New data shows that Australians are turning their backs on high-rise units and are turning their sights towards houses and low-level units, signifying a historic change.
The latest Property Pulse by CoreLogic takes a look at building approval data released by the Australian Bureau of Statistics, showing that there were 18,701 dwelling approvals in April, split between 10,618 houses and 8,083 units.
Overall, these figures are trending under their cyclical peak, 2.2 per cent under for houses and 31.9 per cent under for units, but the results are not so black and white when looked at in detail.
High-rise units and town house approvals saw a decline over the month, but low-rise unit approvals were up. Cameron Kusher, CoreLogic research analyst, said that this was particularly notable.
“Historically, the number of high-rise units and town house approvals has been fairly similar however; over recent years, high-rise units have well and truly dominated the landscape,” Mr Kusher said.
“With high-rise unit projects becoming harder to make stack-up and pre-sales more difficult as values fall, it’s expected that going forward there will be fewer high-rise approvals and potentially an uplift in medium-density approvals such as low-rise units and town houses.”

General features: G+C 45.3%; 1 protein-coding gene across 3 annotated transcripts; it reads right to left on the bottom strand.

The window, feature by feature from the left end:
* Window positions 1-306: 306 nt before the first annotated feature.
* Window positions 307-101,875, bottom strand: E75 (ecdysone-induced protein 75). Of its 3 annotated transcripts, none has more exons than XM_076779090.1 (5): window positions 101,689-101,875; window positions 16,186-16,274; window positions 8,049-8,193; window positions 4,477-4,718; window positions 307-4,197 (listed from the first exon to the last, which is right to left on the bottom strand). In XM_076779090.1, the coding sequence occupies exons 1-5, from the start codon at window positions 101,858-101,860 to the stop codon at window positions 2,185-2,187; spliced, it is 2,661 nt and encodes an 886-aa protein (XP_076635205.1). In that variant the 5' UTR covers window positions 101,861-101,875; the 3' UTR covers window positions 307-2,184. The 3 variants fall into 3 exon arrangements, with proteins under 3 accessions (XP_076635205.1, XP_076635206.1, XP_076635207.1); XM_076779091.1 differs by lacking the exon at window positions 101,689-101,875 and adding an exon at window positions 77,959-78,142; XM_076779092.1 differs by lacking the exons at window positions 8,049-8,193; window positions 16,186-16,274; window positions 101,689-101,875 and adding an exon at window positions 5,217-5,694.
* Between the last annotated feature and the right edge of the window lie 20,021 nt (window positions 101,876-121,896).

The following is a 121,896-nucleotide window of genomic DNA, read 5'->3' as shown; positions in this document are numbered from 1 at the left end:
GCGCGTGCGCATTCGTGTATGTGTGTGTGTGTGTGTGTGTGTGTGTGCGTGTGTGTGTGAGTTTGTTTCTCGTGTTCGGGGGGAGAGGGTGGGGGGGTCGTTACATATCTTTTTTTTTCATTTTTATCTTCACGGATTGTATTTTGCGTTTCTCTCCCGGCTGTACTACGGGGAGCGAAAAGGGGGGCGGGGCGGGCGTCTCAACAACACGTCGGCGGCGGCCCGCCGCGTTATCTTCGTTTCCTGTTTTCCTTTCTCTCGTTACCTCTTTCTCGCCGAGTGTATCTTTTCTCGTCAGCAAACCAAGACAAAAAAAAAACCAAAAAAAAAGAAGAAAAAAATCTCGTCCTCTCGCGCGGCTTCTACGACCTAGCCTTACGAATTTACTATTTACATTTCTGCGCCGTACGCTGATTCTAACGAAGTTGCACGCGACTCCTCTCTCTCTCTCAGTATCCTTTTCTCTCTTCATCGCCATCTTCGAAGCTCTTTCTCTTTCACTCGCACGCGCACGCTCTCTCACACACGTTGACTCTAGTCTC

In the capital cities over the last six months, housing approvals are rising in Hobart and Canberra, holding steady in Melbourne and Darwin, and down in Sydney, Brisbane, Perth and Adelaide.
Meanwhile, unit approvals over the last six months are, on the whole, on the rise across all the capital cities, with units at historic highs in Melbourne; in other capitals such as Sydney, Brisbane, Adelaide and Canberra, the numbers are above the long-term average levels.
“After years of booming unit approvals and a more moderate lift in house approvals, the recent falls in unit approvals comes at a time in which house approvals are climbing,” Mr Kusher said.
“As the data has shown, the recent declines in unit approvals are being led by high-rise units approvals which have surged to record levels over recent years.”
The culprit behind this decline, according to Mr Kusher, is hypothesized to be difficulty obtaining finances.
“Difficulty with getting finance and the necessary pre-sales to proceed with large-scale projects is likely to mean that, moving forward, houses and lower-density unit projects are likely to be the preferred options for developers,” the analyst said.
“That’s not to say that high-rise projects still won’t occur, but they aren’t expected to be occurring at the magnitude seen over recent years.”